Check each bill carefully to ensure that the procedure and provider are correct. If you don’t recognize a charge, checking the date can help you recall the appointment. Be aware that some providers might bill you under their associated hospital. If you can’t remember the doctor visit, call the provider to confirm it. If an expense seems unusually high, question its accuracy. Don’t be afraid to ask questions, mistakes happen!
Hospitals and the doctor’s office would prefer to receive some money rather than sending it off to collections. Call and ask if your bill can be reduced to an amount that is manageable for you. If you have a number in mind, suggest that amount. The worst they can say is “no.” You can also suggest paying off your bill in monthly installments. Most billing departments will work with you.
Even if you are covered by medical insurance, a planned procedure can surprise you with exorbitant out-of-pocket costs. And if you receive care from an out-of-network provider, you could be responsible for the total bill. Fortunately, many hospitals offer financial assistance programs to help patients cover their medical expenses. In addition, there are nonprofit organizations that provide assistance for chronic health conditions like cancer. You can find a state-by-state list of more than 100 financial assistance programs across the country at the U.S. Department of Health and Human Services (HHS).
Paying for your medical bill with a credit card should be your absolute—you have no other way to pay—last resort. To start with, you will lose your eligibility for a payment plan. It is also a risky strategy if you can’t cover the monthly balance in full because the high interest could greatly increase the cost in the end.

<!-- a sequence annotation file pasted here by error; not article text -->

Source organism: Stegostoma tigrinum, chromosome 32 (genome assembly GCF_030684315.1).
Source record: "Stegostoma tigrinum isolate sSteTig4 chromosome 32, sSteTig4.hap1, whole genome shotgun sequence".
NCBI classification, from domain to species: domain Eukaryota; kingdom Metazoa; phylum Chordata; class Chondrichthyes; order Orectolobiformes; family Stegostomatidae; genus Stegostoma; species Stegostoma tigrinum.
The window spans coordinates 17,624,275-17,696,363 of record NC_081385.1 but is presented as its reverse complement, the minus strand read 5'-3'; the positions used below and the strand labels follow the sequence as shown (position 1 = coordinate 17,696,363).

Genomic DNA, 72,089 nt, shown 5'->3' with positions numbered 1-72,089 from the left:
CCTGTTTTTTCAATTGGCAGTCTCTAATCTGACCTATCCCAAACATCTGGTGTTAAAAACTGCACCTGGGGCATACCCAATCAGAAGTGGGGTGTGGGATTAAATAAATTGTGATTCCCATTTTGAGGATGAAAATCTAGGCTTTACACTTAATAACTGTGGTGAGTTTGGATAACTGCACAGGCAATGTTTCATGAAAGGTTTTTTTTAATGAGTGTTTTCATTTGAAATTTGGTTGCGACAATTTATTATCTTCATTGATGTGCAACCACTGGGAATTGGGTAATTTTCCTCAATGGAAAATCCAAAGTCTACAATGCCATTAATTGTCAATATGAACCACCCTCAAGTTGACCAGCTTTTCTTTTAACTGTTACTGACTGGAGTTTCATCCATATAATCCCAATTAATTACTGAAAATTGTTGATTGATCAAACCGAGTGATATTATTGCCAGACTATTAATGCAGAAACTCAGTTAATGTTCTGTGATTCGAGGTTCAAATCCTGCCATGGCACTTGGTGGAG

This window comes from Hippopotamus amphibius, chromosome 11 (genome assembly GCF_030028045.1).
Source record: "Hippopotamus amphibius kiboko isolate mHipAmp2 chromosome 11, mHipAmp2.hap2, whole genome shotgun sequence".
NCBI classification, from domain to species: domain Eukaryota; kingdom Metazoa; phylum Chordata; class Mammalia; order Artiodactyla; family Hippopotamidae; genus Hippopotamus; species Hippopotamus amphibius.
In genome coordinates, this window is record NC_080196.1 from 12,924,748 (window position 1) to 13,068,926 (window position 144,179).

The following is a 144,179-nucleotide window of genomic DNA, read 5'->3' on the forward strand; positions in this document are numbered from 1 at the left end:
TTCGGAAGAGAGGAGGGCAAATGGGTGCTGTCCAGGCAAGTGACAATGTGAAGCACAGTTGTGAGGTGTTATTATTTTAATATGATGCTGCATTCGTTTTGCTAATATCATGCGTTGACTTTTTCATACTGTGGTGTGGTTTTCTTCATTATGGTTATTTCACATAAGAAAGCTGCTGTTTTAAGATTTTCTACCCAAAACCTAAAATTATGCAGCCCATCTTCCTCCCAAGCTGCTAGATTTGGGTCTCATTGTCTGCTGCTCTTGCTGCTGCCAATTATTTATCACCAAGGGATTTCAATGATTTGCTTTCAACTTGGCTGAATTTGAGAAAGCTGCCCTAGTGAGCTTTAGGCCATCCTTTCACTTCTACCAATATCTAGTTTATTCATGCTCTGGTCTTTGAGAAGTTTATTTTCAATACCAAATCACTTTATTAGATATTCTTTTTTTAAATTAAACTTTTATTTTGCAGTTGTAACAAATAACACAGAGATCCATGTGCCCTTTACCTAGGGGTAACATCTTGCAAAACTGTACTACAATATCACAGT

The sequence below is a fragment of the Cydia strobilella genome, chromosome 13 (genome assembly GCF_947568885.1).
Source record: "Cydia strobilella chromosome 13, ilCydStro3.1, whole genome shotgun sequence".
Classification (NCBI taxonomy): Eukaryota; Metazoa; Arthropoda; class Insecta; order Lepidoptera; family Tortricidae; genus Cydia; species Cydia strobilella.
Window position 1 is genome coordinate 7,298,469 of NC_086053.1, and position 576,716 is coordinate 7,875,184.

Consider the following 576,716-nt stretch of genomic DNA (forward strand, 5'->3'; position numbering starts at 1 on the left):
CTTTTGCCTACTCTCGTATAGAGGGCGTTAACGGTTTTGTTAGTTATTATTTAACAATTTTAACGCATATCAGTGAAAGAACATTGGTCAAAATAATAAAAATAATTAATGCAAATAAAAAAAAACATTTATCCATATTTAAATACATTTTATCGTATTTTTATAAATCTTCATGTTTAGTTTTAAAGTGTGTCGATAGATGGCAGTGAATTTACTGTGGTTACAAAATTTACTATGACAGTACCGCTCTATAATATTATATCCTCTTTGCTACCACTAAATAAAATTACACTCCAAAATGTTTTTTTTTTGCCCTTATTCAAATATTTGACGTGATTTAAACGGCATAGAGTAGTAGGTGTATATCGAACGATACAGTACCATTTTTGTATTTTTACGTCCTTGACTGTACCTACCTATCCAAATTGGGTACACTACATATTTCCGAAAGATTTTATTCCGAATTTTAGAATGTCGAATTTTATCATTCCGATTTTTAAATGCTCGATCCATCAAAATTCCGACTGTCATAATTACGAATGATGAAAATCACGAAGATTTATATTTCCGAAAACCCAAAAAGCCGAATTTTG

Studies have shown that about 1 in 5 emergency room visits will result in a surprise bill.
In the past, you could be surprised after a hospital visit with a bill by a provider who was out-of-network – even if the hospital was in network. Anesthesiologists and emergency room doctors were the biggest culprits. As a result, people were often responsible for thousands of dollars they never planned on paying, which forced them into debt.
The No Surprises Act protects people who seek care with an in-network hospital from being billed without their consent for any out-of-network services by:
- Prohibiting providers and facilities from directly billing patients for the difference between the amount charged and the amount their coverage paid
- Requiring providers and facilities to provide good faith estimates of charges for uninsured individuals while scheduling care or upon request
- Protecting uninsured individuals through a patient-provider dispute resolution when the charges vary greatly from the estimate
- Limiting the amount billed if a provider switches networks during an individual’s treatment
Like most things, even the No Surprises Act has loopholes. Out-of-network providers may present you with a form labeled “Surprise Billing Protection Form.” Signing it waives your protections and instead provides consent for your treatment to be billed at out-of-network rates. Insist on seeing the full form before you ever sign anything.
If you need urgent care and you are forced to sign the form, you can fight the out-of-network charges after treatment:
- Write on the form that you are “signing under duress” and note the problem
- Take a photo of the form after you add comments
- Call your insurer or the provider before you pay a cent
- Use the federal hotline (1-800-985-3059) or website to report violations
Who is eligible for the No Suprises Act
Individuals enrolled in private or commercial health coverage are covered, including:
- Employment-based group health plans (both self-insured and fully insured)
- Individual or group health coverage on or outside the Federal or state-based exchanges
- Federal Employee Health Benefit (FEHB) health plans
- Non-federal governmental plans sponsored by state and local government employers
- Certain church plans within IRS jurisdiction
- Student health insurance coverage
Nearly 3 in 10 insured adult Americans had a medical debt over $500 that was sent to a collection agency, according to a Consumer Reports. The same survey found that 24% had no idea they owed the bill, and 13% said they never received the medical bill.